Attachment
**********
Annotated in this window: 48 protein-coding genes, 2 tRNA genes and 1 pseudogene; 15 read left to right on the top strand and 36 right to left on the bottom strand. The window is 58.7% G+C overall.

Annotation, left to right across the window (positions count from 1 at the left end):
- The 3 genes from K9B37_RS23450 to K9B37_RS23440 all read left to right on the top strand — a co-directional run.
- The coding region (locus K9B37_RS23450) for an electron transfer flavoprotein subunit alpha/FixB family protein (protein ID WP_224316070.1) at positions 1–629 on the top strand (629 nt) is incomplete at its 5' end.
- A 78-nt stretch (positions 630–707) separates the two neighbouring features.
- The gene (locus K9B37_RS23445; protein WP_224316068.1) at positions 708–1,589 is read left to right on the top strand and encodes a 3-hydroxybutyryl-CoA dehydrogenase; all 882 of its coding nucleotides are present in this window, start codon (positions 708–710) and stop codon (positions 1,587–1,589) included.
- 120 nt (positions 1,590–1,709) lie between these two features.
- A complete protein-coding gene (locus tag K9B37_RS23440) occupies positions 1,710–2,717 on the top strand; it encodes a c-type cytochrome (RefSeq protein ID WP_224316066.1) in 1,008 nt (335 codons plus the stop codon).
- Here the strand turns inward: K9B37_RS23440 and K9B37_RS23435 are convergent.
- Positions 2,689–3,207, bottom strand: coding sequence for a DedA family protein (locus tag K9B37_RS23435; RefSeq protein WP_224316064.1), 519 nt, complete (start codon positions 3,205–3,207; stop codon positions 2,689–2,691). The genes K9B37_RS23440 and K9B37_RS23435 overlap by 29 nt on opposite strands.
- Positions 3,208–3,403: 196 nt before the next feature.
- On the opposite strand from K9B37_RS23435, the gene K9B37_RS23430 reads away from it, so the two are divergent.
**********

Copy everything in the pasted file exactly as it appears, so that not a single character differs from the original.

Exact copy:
Annotated in this window: 48 protein-coding genes, 2 tRNA genes and 1 pseudogene; 15 read left to right on the top strand and 36 right to left on the bottom strand. The window is 58.7% G+C overall.

Annotation, left to right across the window (positions count from 1 at the left end):
- The 3 genes from K9B37_RS23450 to K9B37_RS23440 all read left to right on the top strand — a co-directional run.
- The coding region (locus K9B37_RS23450) for an electron transfer flavoprotein subunit alpha/FixB family protein (protein ID WP_224316070.1) at positions 1–629 on the top strand (629 nt) is incomplete at its 5' end.
- A 78-nt stretch (positions 630–707) separates the two neighbouring features.
- The gene (locus K9B37_RS23445; protein WP_224316068.1) at positions 708–1,589 is read left to right on the top strand and encodes a 3-hydroxybutyryl-CoA dehydrogenase; all 882 of its coding nucleotides are present in this window, start codon (positions 708–710) and stop codon (positions 1,587–1,589) included.
- 120 nt (positions 1,590–1,709) lie between these two features.
- A complete protein-coding gene (locus tag K9B37_RS23440) occupies positions 1,710–2,717 on the top strand; it encodes a c-type cytochrome (RefSeq protein ID WP_224316066.1) in 1,008 nt (335 codons plus the stop codon).
- Here the strand turns inward: K9B37_RS23440 and K9B37_RS23435 are convergent.
- Positions 2,689–3,207, bottom strand: coding sequence for a DedA family protein (locus tag K9B37_RS23435; RefSeq protein WP_224316064.1), 519 nt, complete (start codon positions 3,205–3,207; stop codon positions 2,689–2,691). The genes K9B37_RS23440 and K9B37_RS23435 overlap by 29 nt on opposite strands.
- Positions 3,208–3,403: 196 nt before the next feature.
- On the opposite strand from K9B37_RS23435, the gene K9B37_RS23430 reads away from it, so the two are divergent.